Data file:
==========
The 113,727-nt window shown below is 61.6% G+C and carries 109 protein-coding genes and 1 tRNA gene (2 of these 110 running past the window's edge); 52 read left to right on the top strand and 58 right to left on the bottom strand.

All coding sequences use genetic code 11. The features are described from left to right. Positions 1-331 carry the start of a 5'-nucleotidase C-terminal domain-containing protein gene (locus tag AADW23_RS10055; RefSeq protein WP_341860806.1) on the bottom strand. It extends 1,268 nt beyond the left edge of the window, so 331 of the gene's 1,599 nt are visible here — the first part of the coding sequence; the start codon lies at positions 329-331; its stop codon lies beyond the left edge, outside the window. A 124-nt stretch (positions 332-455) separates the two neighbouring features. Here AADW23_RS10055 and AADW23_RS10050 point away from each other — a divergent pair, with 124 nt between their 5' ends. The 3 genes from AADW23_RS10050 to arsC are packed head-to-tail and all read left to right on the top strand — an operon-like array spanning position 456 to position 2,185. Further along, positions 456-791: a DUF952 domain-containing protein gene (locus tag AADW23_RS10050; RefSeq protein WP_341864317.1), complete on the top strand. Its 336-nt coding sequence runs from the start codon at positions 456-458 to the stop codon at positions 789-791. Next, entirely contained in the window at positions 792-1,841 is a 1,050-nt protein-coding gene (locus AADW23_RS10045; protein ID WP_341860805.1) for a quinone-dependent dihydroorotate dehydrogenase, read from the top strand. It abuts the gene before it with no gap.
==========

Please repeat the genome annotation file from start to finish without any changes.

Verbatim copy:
The 113,727-nt window shown below is 61.6% G+C and carries 109 protein-coding genes and 1 tRNA gene (2 of these 110 running past the window's edge); 52 read left to right on the top strand and 58 right to left on the bottom strand.

All coding sequences use genetic code 11. The features are described from left to right. Positions 1-331 carry the start of a 5'-nucleotidase C-terminal domain-containing protein gene (locus tag AADW23_RS10055; RefSeq protein WP_341860806.1) on the bottom strand. It extends 1,268 nt beyond the left edge of the window, so 331 of the gene's 1,599 nt are visible here — the first part of the coding sequence; the start codon lies at positions 329-331; its stop codon lies beyond the left edge, outside the window. A 124-nt stretch (positions 332-455) separates the two neighbouring features. Here AADW23_RS10055 and AADW23_RS10050 point away from each other — a divergent pair, with 124 nt between their 5' ends. The 3 genes from AADW23_RS10050 to arsC are packed head-to-tail and all read left to right on the top strand — an operon-like array spanning position 456 to position 2,185. Further along, positions 456-791: a DUF952 domain-containing protein gene (locus tag AADW23_RS10050; RefSeq protein WP_341864317.1), complete on the top strand. Its 336-nt coding sequence runs from the start codon at positions 456-458 to the stop codon at positions 789-791. Next, entirely contained in the window at positions 792-1,841 is a 1,050-nt protein-coding gene (locus AADW23_RS10045; protein ID WP_341860805.1) for a quinone-dependent dihydroorotate dehydrogenase, read from the top strand. It abuts the gene before it with no gap.